Transporting Your Pet Overseas

Thu, Feb 13, 2014 @ 13:02 PM Karina Gafford Military Life, PCS Moves

dog_in_crate

My aging dog has anxiety issues. Ever since we rescued him almost seven years ago, his usually lazy, quiet self has made a noise akin to that of a motorcycle in the throes of a painful engine death whenever he is stressed or traveling in a car.

In a PCS by car from Florida to South Carolina, we thought his lungs would collapse from the eight hours of travel and two to three hours afterward that it took to calm him down. The mere thought of traveling with him in these conditions on an international flight is enough to give me an anxiety attack, too!

Many military families, however, do PCS with their pets, to include moving overseas with a pet. The good news is there is an entire industry that now exists to help military families secure their pet’s independent travel to their new duty station.   

Flying with Your Pet

Most large commercial airlines now have restrictions regarding the transportation of dogs in the cargo area during the summer months, the highest point of PCS season. This leaves military families with few options to travel overseas with large pets. For families with short-nosed dogs who are prone to breathing problems, such as pugs, bulldogs, and boxers, even fewer commercial transportation options exist, as many carriers have policies regarding these breeds. One great option does exist for military families in these circumstances, though, as the Patriot Express will fly up to three large pets per flight in cabin and ten below cabin.

The Patriot Express operates flights both to Germany and the Pacific region. The former operates out of Baltimore-Washington International Airport and flies directly into Ramstein Air Base in Germany. In addition to permitting ten large pets in cabin, this flight also permits under seat pet carriers of a size no larger than “20 inches long by 16 inches wide by 8 inches high.” The pet must be able to move around comfortably within this amount of space. The latter flight to the Pacific leaves directly out of Seattle-Tacoma Washington International Airport and flies into Korea via Japan. This flight has the same restrictions on pets and sizes, and both specify that only dogs and cats may travel.

In order to fly on this carrier, pets will need certain documentation. For one, military families must have orders to fly for a PCS with documentation from your Travel Management Office approving the pet’s flight, too. It is important to make these arrangements shortly after receiving orders, as these flights fill up quickly, particularly during busy PCS seasons. More specifically for your pet, he will need a health certificate within ten days of flying. No waivers exist for this date restriction. Families who choose to use a civilian veterinarian for this final health approval must complete additional paperwork that includes a USDA endorsement. For a less expensive and time consuming option, families can instead choose to work with a military veterinarian, though an Active Duty veterinarian must actually sign the paperwork.  This signature ensures that pets have successfully completed the immunization and screening process for traveling overseas. This document also serves as approval for the pet’s entry into the new duty station.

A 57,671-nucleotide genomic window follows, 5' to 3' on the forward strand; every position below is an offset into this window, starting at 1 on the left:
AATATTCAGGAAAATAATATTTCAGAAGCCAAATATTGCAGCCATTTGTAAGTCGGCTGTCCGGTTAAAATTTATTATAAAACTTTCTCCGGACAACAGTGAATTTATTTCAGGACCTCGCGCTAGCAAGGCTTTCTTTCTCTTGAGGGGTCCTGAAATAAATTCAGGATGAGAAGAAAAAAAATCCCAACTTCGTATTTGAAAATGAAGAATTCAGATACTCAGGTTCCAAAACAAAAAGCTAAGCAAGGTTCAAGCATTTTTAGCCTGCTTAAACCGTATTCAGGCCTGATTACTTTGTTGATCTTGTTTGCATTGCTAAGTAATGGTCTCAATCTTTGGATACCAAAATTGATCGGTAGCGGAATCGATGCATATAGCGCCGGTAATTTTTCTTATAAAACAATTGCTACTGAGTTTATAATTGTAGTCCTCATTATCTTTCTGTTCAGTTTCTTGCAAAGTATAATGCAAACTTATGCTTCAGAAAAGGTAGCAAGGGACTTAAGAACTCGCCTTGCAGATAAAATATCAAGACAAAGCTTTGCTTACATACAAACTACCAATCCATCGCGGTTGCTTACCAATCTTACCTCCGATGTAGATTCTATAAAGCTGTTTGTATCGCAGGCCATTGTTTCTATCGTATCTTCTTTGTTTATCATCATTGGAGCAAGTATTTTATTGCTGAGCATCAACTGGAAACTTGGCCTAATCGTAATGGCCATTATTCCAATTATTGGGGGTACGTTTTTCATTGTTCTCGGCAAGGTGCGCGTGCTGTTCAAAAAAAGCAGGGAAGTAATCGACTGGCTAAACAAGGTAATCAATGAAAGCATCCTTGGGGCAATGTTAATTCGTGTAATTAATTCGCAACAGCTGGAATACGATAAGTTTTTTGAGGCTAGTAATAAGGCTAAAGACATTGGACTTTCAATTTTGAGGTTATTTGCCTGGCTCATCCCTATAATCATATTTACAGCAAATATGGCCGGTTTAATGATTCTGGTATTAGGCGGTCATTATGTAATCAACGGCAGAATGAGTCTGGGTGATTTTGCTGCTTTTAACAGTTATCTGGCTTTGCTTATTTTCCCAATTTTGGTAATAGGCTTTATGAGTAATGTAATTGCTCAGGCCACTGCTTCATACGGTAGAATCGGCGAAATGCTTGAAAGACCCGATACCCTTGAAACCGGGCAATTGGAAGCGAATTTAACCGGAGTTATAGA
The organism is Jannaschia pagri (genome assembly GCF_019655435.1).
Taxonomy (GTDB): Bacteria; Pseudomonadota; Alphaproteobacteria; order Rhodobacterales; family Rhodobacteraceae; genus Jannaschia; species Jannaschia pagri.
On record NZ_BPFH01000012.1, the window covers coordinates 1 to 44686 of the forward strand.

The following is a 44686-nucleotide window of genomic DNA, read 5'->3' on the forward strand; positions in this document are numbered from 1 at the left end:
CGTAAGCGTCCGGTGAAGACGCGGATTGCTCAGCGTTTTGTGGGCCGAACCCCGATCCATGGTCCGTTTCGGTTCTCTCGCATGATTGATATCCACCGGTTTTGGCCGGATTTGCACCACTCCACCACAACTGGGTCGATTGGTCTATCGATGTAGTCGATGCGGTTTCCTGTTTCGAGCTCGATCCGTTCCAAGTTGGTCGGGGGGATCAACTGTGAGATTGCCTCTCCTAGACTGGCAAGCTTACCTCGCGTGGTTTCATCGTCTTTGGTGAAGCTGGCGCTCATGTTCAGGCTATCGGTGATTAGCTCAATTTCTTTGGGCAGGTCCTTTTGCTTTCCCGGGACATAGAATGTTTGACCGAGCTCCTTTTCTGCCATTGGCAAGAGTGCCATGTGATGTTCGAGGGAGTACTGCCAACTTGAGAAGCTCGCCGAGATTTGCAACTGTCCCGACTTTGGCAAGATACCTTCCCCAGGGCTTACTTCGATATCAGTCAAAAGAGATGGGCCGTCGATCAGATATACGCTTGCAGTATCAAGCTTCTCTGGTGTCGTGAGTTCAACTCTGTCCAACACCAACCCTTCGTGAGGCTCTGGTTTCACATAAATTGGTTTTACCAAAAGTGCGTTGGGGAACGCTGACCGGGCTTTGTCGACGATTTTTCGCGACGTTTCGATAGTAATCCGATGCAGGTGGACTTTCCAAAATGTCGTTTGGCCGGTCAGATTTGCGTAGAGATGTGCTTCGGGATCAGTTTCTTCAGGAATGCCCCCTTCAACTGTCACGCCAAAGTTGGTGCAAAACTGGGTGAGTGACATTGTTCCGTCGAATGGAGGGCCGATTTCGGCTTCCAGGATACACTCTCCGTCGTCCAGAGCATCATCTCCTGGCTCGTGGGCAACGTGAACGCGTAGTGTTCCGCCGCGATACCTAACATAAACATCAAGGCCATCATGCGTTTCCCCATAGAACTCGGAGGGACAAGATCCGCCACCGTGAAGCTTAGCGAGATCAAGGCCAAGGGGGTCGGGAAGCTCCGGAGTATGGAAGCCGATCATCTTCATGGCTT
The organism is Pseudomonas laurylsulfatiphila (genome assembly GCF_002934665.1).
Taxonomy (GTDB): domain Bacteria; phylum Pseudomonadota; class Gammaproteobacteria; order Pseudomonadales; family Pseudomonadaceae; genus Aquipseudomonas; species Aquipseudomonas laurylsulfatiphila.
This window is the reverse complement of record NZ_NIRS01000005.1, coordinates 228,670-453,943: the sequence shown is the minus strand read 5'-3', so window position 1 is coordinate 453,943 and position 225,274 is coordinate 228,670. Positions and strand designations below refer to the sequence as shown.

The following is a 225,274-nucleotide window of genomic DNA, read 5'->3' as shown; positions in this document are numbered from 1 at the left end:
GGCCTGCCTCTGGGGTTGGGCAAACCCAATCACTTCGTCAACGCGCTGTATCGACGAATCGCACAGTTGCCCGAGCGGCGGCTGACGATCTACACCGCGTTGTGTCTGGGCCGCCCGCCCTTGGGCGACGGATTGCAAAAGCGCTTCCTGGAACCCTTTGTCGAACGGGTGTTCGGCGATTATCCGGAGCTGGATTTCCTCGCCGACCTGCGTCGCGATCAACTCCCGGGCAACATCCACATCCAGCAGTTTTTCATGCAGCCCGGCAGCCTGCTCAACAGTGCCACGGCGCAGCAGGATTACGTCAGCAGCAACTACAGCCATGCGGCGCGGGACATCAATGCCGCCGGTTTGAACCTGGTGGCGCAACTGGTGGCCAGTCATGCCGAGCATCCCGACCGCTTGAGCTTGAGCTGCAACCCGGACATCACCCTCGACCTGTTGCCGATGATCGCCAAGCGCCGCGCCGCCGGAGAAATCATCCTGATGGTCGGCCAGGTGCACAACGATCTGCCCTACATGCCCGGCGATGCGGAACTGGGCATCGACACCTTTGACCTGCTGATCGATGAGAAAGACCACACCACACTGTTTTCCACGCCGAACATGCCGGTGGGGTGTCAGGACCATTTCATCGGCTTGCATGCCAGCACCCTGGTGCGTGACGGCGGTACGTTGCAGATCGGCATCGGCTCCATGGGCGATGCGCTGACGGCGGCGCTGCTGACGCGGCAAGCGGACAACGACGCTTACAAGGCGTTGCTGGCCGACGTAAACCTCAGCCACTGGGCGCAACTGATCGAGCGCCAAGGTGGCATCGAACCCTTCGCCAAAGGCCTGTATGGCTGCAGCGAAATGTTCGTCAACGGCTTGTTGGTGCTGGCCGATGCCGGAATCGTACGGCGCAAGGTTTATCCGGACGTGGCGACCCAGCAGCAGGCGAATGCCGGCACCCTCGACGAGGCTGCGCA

While flying with your pet in cabin may bring peace of mind in knowing that your pet is safe with you, perhaps the best part of flying with the PE are the cost savingsWith a maximum weight limit of both pet and kennel of 150lbs, the maximum fee that the PE will charge for your pet is $336 to Germany and $348 to the Pacific with a minimum fee of $112, the standard excess baggage charge at which pets are charged.  This fee makes travel on the PE significantly cheaper for military families than using a commercial vendor.

Flying Your Pet Solo

Military families may choose to send one or more pets solo for numerous reasons. Primarily, the PE flights will only permit two pets in cabin; however, within fifteen days of flying, pets may earn a Space Available slot, though this is a risky option. For families with young children, adding the hassle of a pet may make a busy day of international travel more challenging than the cost savings of using the PE flights are worth. In these cases, families can choose to use commercial pet travel services.

Though convenient, commercial pet travel services have a number of disadvantages. They have a lower weight limit of an almost across-the-board limit of 100lbs for both pet and crate. Given that a large crate can weigh approximately 40 pounds, big dogs may need to find a home with family for the duration of an overseas PCS. Further, shipped pets may only travel below cabin. Finally, these services are much more expensive than the PE, ranging from $1,300 for the coordination of pet travel with the airline, ensuring that an airline pet care specialist watches over any pets prior to and after the flight, to $2,500 for door-to-door pet service. Some pet transportation services will offer military discounts, as will many commercial airlines. 

For those shipping puppies, kittens, or pets with health issues, make sure to speak with your vet about how to properly care for your pets needs while traveling. Traveling, as my dog Leánbh can attest, is a stressful experience for any pet, so make sure to ask for any precautions that you can take to help make the experience a safe one for your furry family member! 

If you have traveled overseas with your pets and have additional advice for readers, please share them in the comments section below! Download Checklist Moving Overseas with Pets